Electricity in Quebec before Nationalization(1)

Viewpoint setting the record straight on the performance of the private electricity market in the province before the government’s takeover of the industry

To mark this week’s 60th anniversary of the election of the Jean Lesage government in 1962, the Montreal Economic Institute (MEI) publishes a short work of economic history looking at the national myth surrounding Hydro-Québec in this province.

Related Content

L’électricité avant l’étatisation (Le Devoir, November 18, 2022)


This Viewpoint was prepared by Vincent Geloso, Senior Economist at the MEI. The MEI’s Energy Series aims to examine the economic impact of the development of various energy sources and to challenge the myths and unrealistic proposals related to this important field of activity.

Few symbols of the Quebec government evoke as many feelings as Hydro-Québec. This giant, which represents nearly 4% of the Quebec economy,(2) has embedded itself in the collective imagination. It evokes Quebecers’ fight to liberate themselves from a stifling monopoly. Any suggestion of privatization in the public debate is immediately perceived as a desire to return to the past, in an era when francophones were subject to anglophone capital.

Yet the performance of the public corporation leaves much to be desired. In 2009, an in-depth MEI study compared Hydro-Québec to similar private companies in North America.(3) Its main conclusion was that the public corporation underperformed, with at least $2 billion in lost profits. In 2019, a Centre for Productivity and Prosperity study demonstrated that the overall efficiency of all its factors of production (labour, capital, equipment) had fallen by over 20% since 1981,(4) whereas practically every study looking at the overall efficiency of foreign power companies finds efficiency gains over the same period.(5)

Improvements are therefore possible for the benefit of the government and the Quebec population, including the possibility of privatizing and liberalizing the energy market in Quebec. However, whenever the topic is discussed, the debate is solely on the consequences of such a policy in the future. To properly understand this issue, however, it is also useful to look to the past.

Given that November 14, 2022 marks the 60th anniversary of the 1962 election that was fought almost exclusively over the issue of nationalization, this is a good time to re-examine the performance of the private electricity market in Quebec before that date.

The Market before Nationalization

The descriptions that exist of the electricity market before nationalization stress the idea of ultrapowerful regional monopolies that charged consumers exorbitant prices, whether in cities or in the countryside. Many historians and economists have repeated the statements of political figures who were crusading for nationalization like Philippe Hamel and Télesphore-Damien Bouchard who compared prices for residential customers in Quebec and in Ontario.(6) These comparisons aimed to justify the idea of nationalizing the industry (or at least of having municipalities take charge of certain aspects of the service).

The choice of comparison with Ontario was not innocent, however, since that province had nationalized its industry and was selling electricity well below the market price. The result of this policy in Ontario was to encourage more consumption than what the province’s producers were in a position to satisfy.(7) The most efficient sites (notably in Niagara) having already been developed, the only politically feasible option available to make up for this shortfall was to purchase electricity from Quebec producers.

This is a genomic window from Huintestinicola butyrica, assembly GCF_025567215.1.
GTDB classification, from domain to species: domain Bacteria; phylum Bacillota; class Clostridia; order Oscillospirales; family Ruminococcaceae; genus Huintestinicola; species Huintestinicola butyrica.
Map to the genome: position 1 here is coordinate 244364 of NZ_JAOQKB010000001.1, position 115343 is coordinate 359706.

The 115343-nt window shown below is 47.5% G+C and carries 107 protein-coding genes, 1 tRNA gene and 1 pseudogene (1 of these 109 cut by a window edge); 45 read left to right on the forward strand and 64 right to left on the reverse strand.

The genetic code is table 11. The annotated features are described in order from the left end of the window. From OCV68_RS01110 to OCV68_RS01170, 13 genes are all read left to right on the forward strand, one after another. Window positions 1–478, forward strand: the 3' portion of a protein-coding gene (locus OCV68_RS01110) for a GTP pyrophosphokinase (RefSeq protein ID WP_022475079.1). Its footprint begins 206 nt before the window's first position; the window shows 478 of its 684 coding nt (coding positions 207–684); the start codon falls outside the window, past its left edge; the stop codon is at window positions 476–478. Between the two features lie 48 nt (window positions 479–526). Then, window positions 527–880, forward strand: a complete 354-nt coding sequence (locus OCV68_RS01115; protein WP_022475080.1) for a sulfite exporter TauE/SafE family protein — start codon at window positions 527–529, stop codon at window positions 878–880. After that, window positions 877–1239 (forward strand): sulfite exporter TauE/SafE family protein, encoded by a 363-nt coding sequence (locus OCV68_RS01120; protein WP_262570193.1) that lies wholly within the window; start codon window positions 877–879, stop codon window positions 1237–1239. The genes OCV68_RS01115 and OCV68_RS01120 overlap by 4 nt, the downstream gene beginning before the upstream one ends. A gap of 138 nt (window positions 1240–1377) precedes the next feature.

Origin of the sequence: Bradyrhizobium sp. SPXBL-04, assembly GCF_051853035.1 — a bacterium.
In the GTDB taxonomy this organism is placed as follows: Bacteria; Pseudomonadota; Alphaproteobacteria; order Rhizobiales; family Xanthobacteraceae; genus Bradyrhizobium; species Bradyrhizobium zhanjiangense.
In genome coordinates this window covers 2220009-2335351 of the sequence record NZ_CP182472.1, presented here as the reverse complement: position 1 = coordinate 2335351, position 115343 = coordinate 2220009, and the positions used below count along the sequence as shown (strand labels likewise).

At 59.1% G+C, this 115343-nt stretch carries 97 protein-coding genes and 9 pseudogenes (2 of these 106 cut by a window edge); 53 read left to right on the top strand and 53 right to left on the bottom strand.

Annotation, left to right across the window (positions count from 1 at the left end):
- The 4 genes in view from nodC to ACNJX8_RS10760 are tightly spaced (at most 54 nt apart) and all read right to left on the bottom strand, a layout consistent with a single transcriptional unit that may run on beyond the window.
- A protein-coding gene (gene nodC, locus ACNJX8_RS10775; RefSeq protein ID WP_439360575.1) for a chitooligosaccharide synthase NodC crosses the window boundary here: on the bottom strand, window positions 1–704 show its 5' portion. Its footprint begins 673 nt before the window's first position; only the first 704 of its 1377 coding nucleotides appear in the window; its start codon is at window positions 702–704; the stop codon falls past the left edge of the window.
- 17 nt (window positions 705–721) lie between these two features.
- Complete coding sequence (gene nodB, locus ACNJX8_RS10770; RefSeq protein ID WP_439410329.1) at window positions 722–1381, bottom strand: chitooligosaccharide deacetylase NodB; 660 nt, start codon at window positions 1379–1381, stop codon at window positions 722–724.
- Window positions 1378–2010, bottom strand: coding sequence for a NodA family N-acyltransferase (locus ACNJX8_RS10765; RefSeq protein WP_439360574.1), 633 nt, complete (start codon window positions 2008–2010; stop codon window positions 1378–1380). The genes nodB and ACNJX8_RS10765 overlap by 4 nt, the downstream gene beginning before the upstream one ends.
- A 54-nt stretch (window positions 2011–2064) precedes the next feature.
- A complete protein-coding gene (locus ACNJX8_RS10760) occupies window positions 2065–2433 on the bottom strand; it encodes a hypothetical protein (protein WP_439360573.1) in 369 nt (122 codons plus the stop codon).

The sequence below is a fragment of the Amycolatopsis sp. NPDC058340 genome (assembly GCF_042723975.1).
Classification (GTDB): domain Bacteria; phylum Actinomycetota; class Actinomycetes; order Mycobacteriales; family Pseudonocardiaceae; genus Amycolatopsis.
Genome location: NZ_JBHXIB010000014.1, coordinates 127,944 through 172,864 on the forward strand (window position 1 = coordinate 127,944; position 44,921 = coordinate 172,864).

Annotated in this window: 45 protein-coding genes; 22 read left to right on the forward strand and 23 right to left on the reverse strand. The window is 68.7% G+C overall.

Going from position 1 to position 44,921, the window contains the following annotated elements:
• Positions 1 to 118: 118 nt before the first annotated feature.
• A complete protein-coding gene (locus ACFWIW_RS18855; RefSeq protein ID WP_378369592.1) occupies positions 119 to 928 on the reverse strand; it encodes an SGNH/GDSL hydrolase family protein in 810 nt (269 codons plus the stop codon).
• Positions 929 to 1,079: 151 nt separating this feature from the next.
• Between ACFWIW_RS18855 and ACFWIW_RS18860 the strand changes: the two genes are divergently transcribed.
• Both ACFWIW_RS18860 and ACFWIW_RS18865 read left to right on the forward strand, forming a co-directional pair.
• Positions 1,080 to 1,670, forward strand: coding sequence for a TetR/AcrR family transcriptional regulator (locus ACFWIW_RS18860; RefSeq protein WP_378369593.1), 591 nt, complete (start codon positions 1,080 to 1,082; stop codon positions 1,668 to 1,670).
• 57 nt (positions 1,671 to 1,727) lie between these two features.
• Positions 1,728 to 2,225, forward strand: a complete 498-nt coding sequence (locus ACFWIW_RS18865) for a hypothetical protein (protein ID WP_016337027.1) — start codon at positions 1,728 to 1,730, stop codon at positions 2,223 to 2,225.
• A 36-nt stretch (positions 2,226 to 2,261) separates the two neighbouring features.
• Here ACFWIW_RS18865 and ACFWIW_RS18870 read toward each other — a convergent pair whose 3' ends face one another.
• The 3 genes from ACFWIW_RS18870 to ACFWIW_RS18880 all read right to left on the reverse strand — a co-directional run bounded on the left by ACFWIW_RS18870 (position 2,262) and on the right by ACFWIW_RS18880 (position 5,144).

Very quickly, large Quebec companies signed major agreements with Ontario’s public corporation, and exports to Ontario exploded. From less than 4% of production before 1925, these climbed to nearly 20% of total production during the 1930s.(8)

Of course, it was Ontario taxpayers who picked up the tab. This implies that the comparison of the market price in Quebec with the controlled price in Ontario is incomplete, as it leaves out the additional tax burden that Ontarians had to bear. When adjusted for this additional tax burden, prices in Quebec were in fact lower than in Ontario, largely because the costs of production in Quebec were 32% lower.(9)

This additional tax burden was due to various taxes that Ontario had to impose in order to finance electricity imports. However, the Ontario prices reported in the sources used by historians did not include the effect of direct taxes on electricity in Ontario since the government did not tax itself. Prices in Quebec, though, include the effect of the non-negligible taxes that the Quebec government imposed on private electricity producers. In 1925, taxes represented 16.5% of the expenses of electricity companies, a percentage that rose to 20% in 1931, 24.9% in 1936, and 32.8% in 1939(10) (see Figure 1).

Of course, this increase in demand from Ontario for electricity produced in Quebec very likely led to an increase in prices in Quebec. When we look at those Quebec markets that were directly connected to Ontario markets (those around Montreal), we see that from 1926 to 1941, prices rose between 12.9% and 20.8% compared to those Quebec markets that were not directly connected (those in the eastern part of the province).(11) Ontario’s nationalization forced Quebecers to pay more for their electricity. It also sowed the seeds of nationalization in Quebec.

A Poor Comparison

The comparisons generally used to illustrate the situation before nationalization thus unduly favour Ontario and lead to the false conclusion that the private market was not delivering good results.